When Russell Costner, an American Army soldier, took that bullet in the back and fell forward on German soil, the first person he thought about was Bea … her beautiful eyes that smiled when she smiled … the sound of her saying his name. She was the love of his life. The thought of her heart breaking was more than he could stand. There’s no doubt those thoughts are what kept him alive.
Russell wrote letters as often as he could from the battlefield and hospital. He mailed them to Bea in Bessemer City, North Carolina. He asked her to tell the family he said hello. “I cannot write to them all,” he explained in one of his letters. It was Bea he wanted to share his life with the most. And he did—for more than 60 years.
“Hello Beatrice, just a few lines to let you hear from me. I am okay and hope you and the babies are the same. Well honey, I am somewhere in Belgium. It is a nice place, but not as pretty as Paris, France…
…Well honey, I am praying for this war to end so we can all come home and I know you are all doing the same and with God’s help we will come home soon. Well, I must close, so goodbye and good luck.”
Forty-five years later, I met Russell Costner for the first time. It was the summer of 1989. He was standing at a band-saw, cutting a dasher that would go inside of a butter churn. I walked up to him and asked if he had any work I could do. I was 16 years old, homeless, and looking for work so I could earn a few dollars to buy some food.
“Hey sir, you got any work I can do?” I said.
Russell never even looked at me. “Ask the boss,” he said and nodded his head toward a white-haired lady standing in the back of the wood shop manhandling a radial-arm saw. She turned off the saw and walked toward me. She brushed the sawdust off her arms and slid the protective goggles back on top her head and looked me up and down. Despite the way I looked on the outside (because I was living outside), she said, “If you cut grass, come back this afternoon and cut our grass.”
“Thank you, ma’am,” I said.
Before I walked away, the old lady smiled at me and said, “He’s Russell and I’m Beatrice but I’d rather you just call me Bea.” I smiled and shook my head and headed back out the garage bay. But I didn’t go too far away.
Later that afternoon, I showed up on time and began cutting the elderly couple’s grass. Halfway through the job, I saw Bea walk out the front door of her home carrying a can of Coca-Cola and a doughnut. She motioned for me to come over to the fence. When I did she handed me the ice cold Coca-Cola and doughnut and we talked. Well, she talked; I just listened. She talked about the weather and the job I was doing.
I must have done a pretty good job, because that day I became their lawn boy for the remainder of that summer. Every week when I would cut their grass, Bea would bring me a Coca-Cola and a snack out to the fence. Toward the end of the summer, I started getting nervous because the grass wasn’t growing as much and I didn’t have a job lined up or a place to live. But this time when Bea brought that Coca-Cola out to the fence, she didn’t talk about the weather or the job I was doing. She had a very concerned look on her face. She handed me the Coca-Cola and asked, “Jimmy, where do you live?”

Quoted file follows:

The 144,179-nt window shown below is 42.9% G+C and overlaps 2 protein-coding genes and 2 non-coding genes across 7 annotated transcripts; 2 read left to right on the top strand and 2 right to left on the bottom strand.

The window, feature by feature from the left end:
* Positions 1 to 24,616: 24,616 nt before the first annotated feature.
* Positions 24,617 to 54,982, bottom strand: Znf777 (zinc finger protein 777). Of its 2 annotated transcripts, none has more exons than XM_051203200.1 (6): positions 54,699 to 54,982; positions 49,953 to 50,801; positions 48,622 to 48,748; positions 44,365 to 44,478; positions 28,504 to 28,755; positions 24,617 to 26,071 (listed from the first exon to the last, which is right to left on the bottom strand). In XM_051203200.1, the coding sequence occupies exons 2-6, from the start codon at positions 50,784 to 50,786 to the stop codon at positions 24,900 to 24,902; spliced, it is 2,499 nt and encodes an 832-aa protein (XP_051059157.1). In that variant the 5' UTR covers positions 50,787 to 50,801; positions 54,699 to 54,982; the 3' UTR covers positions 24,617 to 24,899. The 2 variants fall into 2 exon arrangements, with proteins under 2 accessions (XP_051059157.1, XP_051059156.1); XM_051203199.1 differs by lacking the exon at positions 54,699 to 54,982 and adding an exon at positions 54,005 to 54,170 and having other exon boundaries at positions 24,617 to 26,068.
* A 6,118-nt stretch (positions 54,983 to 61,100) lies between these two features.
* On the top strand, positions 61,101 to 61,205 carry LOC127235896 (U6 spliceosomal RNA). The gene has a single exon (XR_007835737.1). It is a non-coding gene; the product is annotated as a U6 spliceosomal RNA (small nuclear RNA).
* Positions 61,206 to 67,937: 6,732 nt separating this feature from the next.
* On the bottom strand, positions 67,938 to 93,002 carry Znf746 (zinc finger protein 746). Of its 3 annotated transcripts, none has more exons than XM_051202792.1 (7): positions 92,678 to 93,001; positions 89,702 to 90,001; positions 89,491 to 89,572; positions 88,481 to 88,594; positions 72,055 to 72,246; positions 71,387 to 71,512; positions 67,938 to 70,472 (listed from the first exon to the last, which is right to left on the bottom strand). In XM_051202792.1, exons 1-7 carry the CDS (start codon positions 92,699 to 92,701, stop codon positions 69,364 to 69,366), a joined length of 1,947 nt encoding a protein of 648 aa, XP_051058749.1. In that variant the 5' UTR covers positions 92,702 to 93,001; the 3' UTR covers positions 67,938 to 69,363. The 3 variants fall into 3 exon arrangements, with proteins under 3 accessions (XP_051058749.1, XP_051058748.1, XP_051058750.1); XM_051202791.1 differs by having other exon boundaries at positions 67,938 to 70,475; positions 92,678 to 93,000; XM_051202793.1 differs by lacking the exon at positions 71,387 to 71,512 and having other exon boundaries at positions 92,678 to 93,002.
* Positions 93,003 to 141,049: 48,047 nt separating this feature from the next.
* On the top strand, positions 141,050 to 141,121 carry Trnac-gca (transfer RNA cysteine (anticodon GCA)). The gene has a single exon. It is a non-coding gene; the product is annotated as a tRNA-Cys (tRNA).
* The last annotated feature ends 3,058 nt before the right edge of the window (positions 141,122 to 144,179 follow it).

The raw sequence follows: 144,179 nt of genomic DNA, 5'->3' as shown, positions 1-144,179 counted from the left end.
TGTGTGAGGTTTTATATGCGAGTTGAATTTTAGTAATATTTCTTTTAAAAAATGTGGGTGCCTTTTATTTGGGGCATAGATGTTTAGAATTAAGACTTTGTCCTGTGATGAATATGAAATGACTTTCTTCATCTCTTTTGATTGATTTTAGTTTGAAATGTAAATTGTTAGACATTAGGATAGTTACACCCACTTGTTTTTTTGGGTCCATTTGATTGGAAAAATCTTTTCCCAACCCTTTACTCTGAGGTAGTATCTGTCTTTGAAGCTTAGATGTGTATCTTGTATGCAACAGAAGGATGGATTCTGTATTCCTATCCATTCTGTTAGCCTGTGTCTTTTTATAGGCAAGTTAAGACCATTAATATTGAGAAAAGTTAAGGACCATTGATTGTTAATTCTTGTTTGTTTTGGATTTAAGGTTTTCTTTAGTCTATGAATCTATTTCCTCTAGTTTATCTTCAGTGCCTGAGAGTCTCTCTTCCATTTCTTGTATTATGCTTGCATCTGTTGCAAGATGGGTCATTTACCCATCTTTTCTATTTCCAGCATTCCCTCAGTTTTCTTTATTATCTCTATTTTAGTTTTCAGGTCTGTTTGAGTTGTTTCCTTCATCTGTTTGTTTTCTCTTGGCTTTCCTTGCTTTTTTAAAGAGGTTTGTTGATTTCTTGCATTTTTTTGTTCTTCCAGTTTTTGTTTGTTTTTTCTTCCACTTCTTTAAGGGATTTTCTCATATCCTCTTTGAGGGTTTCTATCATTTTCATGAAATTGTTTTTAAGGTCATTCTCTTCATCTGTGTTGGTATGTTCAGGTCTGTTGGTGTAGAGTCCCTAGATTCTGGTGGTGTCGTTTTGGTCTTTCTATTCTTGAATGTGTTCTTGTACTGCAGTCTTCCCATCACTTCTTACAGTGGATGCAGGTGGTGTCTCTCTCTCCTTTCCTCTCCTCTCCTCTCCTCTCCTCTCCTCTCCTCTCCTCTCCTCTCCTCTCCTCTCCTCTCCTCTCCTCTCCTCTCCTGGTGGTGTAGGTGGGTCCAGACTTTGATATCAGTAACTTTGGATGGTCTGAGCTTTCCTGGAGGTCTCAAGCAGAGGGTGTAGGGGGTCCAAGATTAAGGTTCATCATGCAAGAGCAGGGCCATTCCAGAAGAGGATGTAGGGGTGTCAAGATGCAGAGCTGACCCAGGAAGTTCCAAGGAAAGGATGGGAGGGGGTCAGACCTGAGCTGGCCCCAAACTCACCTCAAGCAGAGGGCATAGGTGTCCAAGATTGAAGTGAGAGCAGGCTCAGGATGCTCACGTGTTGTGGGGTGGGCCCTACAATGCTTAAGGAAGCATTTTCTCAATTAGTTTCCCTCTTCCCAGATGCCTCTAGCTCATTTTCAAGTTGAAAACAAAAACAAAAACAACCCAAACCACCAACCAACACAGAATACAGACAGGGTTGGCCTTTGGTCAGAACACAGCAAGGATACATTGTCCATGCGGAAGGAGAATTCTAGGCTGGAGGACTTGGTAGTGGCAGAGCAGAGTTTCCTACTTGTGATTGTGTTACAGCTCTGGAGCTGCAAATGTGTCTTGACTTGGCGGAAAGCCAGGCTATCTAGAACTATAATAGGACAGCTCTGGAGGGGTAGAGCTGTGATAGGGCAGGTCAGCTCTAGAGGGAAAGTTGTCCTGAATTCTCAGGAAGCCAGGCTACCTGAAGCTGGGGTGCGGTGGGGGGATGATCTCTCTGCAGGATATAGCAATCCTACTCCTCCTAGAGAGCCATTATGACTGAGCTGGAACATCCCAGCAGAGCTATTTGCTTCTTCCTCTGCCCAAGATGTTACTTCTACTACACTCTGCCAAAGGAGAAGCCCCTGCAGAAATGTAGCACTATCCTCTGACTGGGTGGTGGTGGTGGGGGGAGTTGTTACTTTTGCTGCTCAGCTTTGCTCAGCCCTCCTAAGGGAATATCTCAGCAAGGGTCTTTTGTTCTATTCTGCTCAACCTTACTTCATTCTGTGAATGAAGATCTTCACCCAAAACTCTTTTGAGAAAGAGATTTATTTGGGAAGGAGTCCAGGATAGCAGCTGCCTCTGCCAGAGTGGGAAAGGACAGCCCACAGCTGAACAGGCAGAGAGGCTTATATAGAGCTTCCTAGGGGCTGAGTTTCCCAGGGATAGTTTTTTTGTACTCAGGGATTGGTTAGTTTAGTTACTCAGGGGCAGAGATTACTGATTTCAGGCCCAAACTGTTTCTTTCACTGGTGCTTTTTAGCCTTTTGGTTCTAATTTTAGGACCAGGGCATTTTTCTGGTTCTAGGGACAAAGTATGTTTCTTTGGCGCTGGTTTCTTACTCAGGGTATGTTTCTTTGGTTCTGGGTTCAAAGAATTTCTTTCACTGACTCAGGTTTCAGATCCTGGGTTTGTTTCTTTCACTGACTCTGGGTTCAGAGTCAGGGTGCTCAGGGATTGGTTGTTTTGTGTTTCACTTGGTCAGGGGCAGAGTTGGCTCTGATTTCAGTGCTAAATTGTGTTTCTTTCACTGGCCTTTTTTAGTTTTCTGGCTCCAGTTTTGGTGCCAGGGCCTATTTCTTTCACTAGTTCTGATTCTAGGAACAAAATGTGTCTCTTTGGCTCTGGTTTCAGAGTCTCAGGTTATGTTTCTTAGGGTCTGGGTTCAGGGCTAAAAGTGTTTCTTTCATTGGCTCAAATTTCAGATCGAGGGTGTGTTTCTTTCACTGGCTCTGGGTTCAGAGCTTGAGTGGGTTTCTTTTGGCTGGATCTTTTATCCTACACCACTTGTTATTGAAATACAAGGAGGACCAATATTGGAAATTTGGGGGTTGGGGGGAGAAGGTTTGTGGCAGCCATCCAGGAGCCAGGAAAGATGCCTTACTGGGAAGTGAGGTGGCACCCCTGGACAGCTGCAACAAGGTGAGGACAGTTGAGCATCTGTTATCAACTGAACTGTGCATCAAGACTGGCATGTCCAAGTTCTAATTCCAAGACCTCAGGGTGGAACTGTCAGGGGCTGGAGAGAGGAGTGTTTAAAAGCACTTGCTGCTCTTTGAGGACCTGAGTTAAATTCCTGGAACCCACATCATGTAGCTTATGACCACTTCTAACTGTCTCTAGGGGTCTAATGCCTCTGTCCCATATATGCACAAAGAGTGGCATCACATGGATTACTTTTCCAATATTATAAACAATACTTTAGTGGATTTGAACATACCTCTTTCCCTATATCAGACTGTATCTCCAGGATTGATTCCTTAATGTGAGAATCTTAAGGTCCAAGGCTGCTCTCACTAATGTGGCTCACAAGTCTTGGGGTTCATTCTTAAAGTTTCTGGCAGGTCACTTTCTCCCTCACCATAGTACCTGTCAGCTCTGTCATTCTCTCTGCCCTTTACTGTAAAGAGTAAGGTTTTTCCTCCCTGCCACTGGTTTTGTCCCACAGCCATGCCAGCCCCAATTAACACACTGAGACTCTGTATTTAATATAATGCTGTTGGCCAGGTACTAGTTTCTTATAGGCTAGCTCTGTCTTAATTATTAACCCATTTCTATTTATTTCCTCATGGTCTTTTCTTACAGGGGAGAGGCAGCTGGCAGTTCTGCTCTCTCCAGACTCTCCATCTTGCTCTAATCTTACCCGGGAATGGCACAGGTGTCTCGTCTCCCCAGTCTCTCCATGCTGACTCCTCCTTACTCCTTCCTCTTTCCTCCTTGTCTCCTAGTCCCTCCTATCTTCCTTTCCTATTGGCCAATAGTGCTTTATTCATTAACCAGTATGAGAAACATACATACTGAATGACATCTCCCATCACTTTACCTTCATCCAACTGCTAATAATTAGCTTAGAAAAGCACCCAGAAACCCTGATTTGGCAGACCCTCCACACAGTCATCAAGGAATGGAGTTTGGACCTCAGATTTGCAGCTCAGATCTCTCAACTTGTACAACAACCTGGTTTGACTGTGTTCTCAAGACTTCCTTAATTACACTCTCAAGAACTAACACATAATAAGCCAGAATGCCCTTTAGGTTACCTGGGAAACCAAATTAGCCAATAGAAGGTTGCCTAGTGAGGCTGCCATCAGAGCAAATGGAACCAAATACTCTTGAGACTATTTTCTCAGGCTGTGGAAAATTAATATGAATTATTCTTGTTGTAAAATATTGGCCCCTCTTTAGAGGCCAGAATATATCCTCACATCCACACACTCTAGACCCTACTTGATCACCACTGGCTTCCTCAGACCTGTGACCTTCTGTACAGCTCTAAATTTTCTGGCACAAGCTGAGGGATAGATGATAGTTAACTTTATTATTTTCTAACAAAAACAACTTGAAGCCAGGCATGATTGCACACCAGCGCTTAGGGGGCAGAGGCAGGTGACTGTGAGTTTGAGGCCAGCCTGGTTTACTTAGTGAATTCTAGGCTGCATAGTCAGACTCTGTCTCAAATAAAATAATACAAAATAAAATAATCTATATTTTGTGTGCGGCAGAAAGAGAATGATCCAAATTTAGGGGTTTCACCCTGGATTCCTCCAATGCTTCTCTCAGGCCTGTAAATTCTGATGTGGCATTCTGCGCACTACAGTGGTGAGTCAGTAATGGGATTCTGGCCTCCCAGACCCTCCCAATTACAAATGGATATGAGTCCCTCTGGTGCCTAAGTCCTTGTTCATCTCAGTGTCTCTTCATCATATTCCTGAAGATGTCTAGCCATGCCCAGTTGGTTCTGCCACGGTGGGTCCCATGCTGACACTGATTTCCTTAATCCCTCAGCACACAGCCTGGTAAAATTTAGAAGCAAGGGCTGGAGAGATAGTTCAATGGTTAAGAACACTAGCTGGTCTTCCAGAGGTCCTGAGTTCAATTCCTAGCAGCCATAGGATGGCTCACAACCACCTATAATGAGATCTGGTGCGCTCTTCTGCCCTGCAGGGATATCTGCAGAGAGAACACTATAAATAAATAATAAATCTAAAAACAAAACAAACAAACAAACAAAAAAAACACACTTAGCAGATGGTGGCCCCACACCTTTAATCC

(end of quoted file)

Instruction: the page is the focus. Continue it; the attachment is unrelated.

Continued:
I did not want to tell this beautiful lady anything about me. I was afraid she would not want me to come back around her house if she knew where I’d come from. So as I popped the top on that can of Coca-Cola, I gave her some generic answer. “Ahh, up the road,” I said, and turned my head.
Bea smiled at me and said, “Well, Russell and I have been talking and we want to know if you’d be interested in moving into our home.”
I couldn’t believe what I was hearing but I knew my stay would not be long. Russell had already given me that look that let me know he was not about to tolerate any nonsense from me and I must have given him a look that said I was not going to let him put me in my place. I could feel the tension between us already. But I also knew it could be a few nights that I would not have to sleep outside. Maybe they would let me wash my clothes and take a shower and eat. So I took Bea up on her offer.
That afternoon I showed up at their glass storm door with my bag of clothes and a few more items and rang the doorbell. Bea opened the door, smiled, and said, “Come on in.”
I stepped into their home. It smelled good, like freshly baked pie. As I walked across the living room, I purposely did not look at Russell. I didn’t even say hello. He was stretched out on his recliner and never made a sound. But I could feel him staring at me.
For the next three or five days, I tried my best to stay out of Russell’s way. All he did was stare at me.
Pick up a six-pack of Coca-Cola and my New York Times bestseller Walk To Beautiful to discover the rest of the story and learn how Russell and Bea eventually changed every cell in my body.
On this Veterans Day and in honor of Mr. Russell Costner and all the other wonderful men and women who served our country, I’ll visit a local VA hospital and perform my music. Stay tuned for a video of this special performance coming soon!